The following first appeared as a guest blog on MusicalWriters.com. We are happy to partner with similar organizations, who put craft at the forefront of what they do.
There has been marked change in the genre of musical theatre given its relatively short arc, from Oklahoma to Hamilton. Even in the midst of this change, we have enough perspective to see the sometimes jolting evolution of the book musical. For instance, there have been substantial changes in how a scene dovetails into a song and how writers have rethought show and song structure given the influences of other mediums, like movies and pop/rock music. Nowhere is this change more sharply seen, however, than in the demands on musical theatre performers. As a result, many performers continually struggle balancing an active career with maintaining good vocal health. As musical theatre writers, this demands our attention.
I became interested in this topic several years ago, having personally seen more and more adventurous writing for the voice. As a private voice teacher and musical theatre writer currently associated with the BMI Advanced Musical Theatre Workshop, I’ve had the opportunity to witness all sides of this issue. I’ve also presented a session entitled “Vocal Health on Broadway and Beyond” at the national and international conferences. In it, I compared how vocal health issues are prevented and treated on Broadway, London’s West End, and in touring productions in Australia. I’ll spin out some of this information in a moment, but let me start by saying my findings were not exactly positive. There’s a lot of scary singing happening out there, and some of it is due to what I see as irresponsible vocal writing.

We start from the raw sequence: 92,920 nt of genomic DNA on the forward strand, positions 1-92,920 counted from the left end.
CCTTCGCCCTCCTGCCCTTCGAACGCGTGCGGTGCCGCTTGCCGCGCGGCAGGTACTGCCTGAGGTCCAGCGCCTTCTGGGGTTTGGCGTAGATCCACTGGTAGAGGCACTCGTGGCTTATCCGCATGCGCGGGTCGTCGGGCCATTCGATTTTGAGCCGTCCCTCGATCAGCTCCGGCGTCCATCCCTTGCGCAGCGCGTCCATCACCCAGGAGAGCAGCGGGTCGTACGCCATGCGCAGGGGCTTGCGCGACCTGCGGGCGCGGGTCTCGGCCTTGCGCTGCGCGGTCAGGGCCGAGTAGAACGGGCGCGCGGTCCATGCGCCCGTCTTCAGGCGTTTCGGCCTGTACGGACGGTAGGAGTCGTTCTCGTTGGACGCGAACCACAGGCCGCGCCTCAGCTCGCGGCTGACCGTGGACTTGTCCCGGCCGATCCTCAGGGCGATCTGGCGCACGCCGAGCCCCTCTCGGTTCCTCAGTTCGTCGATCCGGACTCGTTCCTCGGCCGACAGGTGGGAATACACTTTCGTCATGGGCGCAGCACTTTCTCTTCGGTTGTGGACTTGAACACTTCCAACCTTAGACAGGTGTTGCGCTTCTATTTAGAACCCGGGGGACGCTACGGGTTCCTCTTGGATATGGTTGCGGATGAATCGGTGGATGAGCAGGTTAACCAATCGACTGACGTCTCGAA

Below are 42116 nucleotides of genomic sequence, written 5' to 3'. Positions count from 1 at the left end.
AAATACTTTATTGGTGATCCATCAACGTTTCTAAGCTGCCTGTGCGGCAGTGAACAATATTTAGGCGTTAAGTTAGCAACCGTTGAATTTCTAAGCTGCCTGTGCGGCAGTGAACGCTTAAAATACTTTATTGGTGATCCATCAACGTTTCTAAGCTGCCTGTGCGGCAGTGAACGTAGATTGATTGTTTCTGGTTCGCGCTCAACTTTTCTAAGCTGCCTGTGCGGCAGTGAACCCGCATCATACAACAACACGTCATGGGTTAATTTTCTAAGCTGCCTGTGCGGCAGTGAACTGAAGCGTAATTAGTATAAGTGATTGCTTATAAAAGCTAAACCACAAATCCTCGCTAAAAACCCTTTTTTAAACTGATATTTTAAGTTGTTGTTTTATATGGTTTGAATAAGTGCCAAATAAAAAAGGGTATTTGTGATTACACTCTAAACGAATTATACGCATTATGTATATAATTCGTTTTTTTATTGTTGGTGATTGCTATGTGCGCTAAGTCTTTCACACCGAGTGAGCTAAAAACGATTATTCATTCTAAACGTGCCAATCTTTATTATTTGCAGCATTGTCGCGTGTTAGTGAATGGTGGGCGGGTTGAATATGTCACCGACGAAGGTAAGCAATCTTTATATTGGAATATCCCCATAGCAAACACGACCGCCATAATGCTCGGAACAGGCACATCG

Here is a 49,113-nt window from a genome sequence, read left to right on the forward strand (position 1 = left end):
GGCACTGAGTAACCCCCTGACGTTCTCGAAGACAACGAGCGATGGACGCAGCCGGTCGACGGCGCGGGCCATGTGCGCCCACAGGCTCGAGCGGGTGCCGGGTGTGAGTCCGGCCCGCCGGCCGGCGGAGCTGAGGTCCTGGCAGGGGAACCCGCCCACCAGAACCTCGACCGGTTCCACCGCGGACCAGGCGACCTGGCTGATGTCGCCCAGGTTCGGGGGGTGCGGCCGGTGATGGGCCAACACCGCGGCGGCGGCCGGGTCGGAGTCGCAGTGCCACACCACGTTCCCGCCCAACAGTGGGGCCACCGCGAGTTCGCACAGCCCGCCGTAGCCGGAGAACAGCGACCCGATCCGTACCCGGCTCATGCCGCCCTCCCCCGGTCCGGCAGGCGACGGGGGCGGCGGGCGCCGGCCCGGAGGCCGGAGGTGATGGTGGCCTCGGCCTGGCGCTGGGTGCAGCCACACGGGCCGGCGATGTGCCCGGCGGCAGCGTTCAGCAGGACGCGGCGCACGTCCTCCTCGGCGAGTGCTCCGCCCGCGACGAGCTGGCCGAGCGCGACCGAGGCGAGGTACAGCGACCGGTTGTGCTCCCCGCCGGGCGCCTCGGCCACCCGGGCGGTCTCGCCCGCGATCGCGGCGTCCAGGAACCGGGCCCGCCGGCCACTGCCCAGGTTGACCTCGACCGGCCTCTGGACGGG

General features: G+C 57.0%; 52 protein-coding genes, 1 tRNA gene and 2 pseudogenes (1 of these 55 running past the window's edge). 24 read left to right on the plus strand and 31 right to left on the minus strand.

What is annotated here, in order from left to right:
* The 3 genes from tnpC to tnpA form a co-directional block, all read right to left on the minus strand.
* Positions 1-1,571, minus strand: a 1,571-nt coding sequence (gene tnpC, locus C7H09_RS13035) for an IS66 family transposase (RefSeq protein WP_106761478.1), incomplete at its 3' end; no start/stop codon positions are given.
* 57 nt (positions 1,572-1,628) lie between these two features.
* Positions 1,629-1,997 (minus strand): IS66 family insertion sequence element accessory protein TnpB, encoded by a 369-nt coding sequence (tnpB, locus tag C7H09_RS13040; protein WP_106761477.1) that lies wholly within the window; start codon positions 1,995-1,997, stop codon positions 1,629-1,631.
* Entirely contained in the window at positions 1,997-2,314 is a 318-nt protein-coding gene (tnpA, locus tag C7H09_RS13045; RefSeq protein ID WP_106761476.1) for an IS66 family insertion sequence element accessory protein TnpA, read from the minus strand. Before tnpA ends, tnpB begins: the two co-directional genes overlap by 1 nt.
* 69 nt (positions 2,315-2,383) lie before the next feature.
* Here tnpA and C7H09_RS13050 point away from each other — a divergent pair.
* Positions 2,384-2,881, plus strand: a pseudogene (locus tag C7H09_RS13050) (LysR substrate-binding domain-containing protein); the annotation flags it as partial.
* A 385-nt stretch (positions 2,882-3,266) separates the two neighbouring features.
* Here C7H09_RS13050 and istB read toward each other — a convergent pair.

It is not an over-exaggeration to call this a huge issue in today’s musical theatre industry. And yet, it is one that is still relatively ignored because of the stigma attached to vocal damage. I’m grateful to MusicalWriters.com for giving me a platform to talk to writers directly so we can begin making a positive impact on this issue.
Let’s start with a little background research to underscore why this is an important conversation.
There are a number of challenges musical theatre performers face in today’s industry. Most pressing are the vocal demands of a musical theatre score. Some contemporary scores require what is considered heavy vocal load singing for longer periods of time than is healthy. This creates longterm problems for the performer, which can play out long after a show has closed.
I had the opportunity to interview several established Broadway performers through an anonymous survey for my “Vocal Health on Broadway & Beyond” session. Through it, I discovered 85% of respondents said it was common for them to experience vocal fatigue after a week of shows. Of those responding, 55% percent noted the fatigue was as a result of the demands of the role and/or scheduling demands (i.e. 8 shows a week on top of other rehearsals, etc…). When asked how long the fatigue lasted, two thirds of performers said 2 or more days with more than a quarter saying the issues persisted for 5 days or longer. And, what’s more, almost a quarter of participants said they suffered temporary or sustained vocal damage because of performing in a Broadway production.
Performers are often left to their own devices when they’re in vocal trouble. One performer anonymously noted, “I was made to feel guilty if I called out and [the producers] don’t pay for the doctor or the drugs.” Workers Compensation does not cover vocal health issues. Fear and paranoia only fuel this issue.
In fact, at times, creative teams and producers can make things even more challenging for the performer. I interviewed Kevin Massey, who understudied the role of Huey Calhoun in Memphis on Broadway, and also did the touring production of A Gentleman’s Guide to Love and Murder. He told me about a situation he was put in during a final call-back:
“For the Queen musical We Will Rock You, they flew me out to Vegas to audition, which never happens. One of the creatives said to me, ‘It sounds quite nice. It’s quite riveting, but it sounds like it needs to hurt more.’ And I was like, ‘Oh my gosh, how do I do that? Do I want to do that?’”
Beyond increased vocal demands, there are also understandable concerns about the vast range of styles performers must now embody in order to remain competitive at auditions.